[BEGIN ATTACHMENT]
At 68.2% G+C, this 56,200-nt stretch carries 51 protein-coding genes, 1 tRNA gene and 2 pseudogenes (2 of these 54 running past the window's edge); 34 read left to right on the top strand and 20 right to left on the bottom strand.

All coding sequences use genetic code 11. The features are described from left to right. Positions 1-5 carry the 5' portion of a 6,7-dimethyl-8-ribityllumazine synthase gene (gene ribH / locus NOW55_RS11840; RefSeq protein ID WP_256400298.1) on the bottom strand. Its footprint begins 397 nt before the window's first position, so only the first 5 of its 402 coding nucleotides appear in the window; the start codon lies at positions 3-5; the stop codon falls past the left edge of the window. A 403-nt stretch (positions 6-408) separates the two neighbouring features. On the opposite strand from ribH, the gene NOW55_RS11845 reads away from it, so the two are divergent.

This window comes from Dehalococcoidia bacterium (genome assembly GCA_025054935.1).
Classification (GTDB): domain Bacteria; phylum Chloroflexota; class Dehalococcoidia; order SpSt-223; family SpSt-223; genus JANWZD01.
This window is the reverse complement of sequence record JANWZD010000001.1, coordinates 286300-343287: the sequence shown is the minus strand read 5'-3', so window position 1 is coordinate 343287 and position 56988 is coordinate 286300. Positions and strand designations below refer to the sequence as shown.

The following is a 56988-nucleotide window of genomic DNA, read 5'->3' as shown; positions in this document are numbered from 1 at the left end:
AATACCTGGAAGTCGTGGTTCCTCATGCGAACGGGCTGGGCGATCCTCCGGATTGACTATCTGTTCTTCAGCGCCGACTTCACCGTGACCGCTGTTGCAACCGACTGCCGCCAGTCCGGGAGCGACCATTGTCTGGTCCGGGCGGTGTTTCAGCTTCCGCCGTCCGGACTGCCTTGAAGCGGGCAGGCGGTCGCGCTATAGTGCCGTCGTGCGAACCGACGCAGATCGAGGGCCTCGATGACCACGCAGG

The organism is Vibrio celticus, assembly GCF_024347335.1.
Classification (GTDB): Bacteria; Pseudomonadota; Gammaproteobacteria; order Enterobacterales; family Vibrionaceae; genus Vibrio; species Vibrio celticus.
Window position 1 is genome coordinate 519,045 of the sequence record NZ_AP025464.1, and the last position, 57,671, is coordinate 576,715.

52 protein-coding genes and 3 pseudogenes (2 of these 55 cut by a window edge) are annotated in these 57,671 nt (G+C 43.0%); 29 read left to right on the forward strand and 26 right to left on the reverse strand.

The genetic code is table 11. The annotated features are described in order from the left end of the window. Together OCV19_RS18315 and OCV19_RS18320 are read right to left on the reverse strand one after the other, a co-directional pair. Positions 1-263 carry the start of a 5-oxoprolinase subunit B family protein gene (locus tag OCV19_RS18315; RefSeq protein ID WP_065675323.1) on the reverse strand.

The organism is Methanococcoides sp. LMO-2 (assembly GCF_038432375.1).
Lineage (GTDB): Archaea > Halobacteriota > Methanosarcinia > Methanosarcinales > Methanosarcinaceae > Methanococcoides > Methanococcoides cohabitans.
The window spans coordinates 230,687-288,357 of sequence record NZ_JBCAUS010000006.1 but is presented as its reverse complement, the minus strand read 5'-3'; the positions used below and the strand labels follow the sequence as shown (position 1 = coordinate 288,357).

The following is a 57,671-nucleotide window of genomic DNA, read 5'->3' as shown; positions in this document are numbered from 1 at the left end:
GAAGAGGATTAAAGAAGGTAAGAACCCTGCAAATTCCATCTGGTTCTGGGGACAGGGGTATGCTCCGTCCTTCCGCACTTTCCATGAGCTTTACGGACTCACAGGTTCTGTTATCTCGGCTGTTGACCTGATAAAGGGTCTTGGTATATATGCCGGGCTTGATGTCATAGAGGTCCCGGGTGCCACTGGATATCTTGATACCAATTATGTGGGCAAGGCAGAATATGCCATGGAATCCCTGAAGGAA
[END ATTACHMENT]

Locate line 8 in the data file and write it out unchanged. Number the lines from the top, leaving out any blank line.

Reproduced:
The organism is Vibrio celticus, assembly GCF_024347335.1.